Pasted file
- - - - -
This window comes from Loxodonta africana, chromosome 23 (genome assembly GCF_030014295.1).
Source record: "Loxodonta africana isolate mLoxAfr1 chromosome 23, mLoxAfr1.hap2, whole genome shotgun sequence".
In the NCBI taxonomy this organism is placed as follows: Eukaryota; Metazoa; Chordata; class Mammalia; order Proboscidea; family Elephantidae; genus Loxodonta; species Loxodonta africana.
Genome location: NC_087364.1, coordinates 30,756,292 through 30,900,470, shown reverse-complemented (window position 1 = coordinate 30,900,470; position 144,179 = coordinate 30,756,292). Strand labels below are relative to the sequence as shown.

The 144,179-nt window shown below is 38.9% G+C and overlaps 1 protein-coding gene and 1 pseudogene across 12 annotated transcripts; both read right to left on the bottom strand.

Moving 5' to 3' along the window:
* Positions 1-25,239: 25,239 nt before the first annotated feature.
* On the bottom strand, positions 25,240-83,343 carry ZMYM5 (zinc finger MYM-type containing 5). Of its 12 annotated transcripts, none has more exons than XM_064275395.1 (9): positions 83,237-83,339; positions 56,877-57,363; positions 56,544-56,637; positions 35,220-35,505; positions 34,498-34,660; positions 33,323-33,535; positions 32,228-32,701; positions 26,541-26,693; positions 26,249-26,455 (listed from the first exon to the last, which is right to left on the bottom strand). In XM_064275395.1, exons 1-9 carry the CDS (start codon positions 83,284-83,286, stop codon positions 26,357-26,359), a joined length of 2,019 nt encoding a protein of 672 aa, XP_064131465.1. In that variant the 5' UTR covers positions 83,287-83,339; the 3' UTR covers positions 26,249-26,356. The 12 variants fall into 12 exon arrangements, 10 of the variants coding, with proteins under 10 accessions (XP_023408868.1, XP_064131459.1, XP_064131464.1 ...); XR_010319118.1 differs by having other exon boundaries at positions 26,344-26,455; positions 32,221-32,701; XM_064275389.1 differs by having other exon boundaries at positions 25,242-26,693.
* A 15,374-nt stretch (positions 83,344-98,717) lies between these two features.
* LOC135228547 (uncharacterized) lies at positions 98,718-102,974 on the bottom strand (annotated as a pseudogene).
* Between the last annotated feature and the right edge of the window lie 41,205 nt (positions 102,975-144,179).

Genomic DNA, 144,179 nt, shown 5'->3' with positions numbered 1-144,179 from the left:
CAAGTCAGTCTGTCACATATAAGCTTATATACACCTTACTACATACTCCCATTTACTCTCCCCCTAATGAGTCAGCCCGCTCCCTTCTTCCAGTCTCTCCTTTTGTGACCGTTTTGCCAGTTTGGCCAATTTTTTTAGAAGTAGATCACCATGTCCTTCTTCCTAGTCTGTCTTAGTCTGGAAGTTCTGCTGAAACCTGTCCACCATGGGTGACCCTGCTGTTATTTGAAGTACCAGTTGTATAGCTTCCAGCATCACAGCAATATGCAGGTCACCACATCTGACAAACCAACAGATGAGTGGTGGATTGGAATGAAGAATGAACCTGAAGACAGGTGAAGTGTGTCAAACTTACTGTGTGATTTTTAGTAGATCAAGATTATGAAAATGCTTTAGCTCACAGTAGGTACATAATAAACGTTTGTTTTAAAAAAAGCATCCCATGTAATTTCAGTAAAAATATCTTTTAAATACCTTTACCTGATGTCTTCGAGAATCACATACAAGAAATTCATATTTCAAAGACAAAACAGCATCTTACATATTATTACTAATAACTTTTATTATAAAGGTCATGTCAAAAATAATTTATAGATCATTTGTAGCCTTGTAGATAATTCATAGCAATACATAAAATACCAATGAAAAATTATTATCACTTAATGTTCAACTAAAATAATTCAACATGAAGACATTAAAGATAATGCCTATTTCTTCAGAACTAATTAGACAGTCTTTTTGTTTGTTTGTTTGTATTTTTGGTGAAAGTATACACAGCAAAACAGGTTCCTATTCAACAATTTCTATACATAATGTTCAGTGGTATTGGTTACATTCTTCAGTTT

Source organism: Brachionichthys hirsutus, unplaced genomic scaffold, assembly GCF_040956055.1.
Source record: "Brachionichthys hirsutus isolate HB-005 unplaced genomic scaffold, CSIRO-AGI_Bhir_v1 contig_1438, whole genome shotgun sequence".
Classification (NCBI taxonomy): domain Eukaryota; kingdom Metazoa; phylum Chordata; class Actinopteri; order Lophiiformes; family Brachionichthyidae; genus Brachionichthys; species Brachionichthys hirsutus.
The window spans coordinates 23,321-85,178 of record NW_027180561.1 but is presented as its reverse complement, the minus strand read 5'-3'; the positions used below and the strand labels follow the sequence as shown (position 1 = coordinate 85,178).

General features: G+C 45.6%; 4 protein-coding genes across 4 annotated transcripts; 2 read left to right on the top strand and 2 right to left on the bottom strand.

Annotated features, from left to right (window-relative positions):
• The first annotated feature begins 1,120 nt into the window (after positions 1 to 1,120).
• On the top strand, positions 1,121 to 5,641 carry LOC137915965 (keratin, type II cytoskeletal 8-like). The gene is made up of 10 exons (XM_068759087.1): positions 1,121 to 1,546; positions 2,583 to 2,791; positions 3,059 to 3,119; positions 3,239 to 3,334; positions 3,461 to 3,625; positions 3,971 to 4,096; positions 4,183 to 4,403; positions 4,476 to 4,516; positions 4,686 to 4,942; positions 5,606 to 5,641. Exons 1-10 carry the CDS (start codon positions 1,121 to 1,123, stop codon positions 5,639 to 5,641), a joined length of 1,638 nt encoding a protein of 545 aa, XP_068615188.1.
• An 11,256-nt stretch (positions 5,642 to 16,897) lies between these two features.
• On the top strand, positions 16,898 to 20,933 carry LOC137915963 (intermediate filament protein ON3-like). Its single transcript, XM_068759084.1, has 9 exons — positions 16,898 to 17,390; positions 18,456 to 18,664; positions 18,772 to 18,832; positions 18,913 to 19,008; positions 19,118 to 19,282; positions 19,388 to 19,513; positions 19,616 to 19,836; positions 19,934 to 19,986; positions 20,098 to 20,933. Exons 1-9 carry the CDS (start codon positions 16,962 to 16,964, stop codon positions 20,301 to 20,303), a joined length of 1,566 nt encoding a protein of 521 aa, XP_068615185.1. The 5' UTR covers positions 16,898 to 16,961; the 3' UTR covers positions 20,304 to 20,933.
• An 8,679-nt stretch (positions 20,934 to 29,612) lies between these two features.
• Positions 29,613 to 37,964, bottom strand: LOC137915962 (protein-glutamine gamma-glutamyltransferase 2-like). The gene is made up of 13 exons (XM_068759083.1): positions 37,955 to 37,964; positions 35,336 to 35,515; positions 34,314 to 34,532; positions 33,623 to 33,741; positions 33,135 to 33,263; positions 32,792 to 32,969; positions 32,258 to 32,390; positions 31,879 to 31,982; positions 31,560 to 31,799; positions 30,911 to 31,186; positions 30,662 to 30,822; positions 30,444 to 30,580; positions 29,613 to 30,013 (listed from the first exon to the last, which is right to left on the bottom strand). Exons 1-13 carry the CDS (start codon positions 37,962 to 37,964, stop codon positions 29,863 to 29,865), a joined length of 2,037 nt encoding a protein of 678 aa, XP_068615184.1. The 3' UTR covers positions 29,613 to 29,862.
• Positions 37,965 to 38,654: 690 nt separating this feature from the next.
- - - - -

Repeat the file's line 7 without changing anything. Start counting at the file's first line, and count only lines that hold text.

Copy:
* Positions 1-25,239: 25,239 nt before the first annotated feature.